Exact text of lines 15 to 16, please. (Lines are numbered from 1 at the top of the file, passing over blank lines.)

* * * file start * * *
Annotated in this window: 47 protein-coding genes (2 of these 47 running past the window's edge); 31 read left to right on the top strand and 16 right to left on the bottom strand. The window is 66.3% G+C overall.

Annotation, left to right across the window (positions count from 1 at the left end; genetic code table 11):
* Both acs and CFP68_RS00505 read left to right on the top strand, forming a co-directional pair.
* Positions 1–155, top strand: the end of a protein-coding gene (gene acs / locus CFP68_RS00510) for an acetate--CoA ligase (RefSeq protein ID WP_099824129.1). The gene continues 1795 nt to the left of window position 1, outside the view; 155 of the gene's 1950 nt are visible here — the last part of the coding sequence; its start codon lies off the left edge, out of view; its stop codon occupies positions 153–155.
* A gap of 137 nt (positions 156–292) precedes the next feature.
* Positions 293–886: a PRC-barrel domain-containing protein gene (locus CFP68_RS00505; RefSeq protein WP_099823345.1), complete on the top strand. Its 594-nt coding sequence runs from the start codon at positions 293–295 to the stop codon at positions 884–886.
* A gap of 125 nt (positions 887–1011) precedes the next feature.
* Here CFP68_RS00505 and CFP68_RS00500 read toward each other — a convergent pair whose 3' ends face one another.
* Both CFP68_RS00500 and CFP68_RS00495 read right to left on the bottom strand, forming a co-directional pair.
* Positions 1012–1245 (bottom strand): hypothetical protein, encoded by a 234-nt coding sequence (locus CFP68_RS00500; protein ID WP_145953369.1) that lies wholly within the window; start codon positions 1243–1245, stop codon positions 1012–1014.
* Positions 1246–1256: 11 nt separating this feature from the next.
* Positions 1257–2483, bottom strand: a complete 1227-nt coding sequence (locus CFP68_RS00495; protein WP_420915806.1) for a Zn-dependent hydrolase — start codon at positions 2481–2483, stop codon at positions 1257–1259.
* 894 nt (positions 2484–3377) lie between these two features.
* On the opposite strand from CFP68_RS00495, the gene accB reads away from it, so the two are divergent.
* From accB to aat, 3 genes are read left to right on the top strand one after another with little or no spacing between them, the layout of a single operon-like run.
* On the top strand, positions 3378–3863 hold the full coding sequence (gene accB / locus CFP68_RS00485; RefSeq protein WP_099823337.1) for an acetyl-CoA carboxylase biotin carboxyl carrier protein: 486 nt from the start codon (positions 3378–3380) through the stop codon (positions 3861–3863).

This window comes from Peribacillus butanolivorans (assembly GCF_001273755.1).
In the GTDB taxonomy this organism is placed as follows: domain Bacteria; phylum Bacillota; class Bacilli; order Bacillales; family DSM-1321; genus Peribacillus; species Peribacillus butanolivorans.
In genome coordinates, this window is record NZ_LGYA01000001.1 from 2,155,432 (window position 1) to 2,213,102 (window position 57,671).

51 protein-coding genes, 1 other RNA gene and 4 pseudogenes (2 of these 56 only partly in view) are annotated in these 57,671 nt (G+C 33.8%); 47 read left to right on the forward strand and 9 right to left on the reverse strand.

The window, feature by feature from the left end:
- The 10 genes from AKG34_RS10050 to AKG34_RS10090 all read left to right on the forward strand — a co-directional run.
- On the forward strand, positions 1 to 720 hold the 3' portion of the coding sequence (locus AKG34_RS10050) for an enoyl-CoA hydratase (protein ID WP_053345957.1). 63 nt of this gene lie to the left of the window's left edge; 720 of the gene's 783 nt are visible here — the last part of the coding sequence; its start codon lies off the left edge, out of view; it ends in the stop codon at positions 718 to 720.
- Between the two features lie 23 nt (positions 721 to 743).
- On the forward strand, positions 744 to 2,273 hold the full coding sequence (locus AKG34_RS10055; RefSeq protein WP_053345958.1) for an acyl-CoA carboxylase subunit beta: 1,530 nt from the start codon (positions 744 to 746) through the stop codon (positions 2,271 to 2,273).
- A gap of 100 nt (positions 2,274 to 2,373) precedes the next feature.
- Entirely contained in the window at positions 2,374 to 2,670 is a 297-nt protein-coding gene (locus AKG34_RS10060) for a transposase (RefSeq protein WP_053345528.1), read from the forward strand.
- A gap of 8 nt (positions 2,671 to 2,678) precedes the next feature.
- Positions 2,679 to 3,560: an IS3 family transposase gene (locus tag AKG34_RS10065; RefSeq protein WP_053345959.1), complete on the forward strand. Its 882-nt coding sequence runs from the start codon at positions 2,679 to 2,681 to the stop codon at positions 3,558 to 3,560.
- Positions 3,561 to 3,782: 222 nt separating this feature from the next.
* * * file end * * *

* From accB to aat, 3 genes are read left to right on the top strand one after another with little or no spacing between them, the layout of a single operon-like run.
* On the top strand, positions 3378–3863 hold the full coding sequence (gene accB / locus CFP68_RS00485; RefSeq protein WP_099823337.1) for an acetyl-CoA carboxylase biotin carboxyl carrier protein: 486 nt from the start codon (positions 3378–3380) through the stop codon (positions 3861–3863).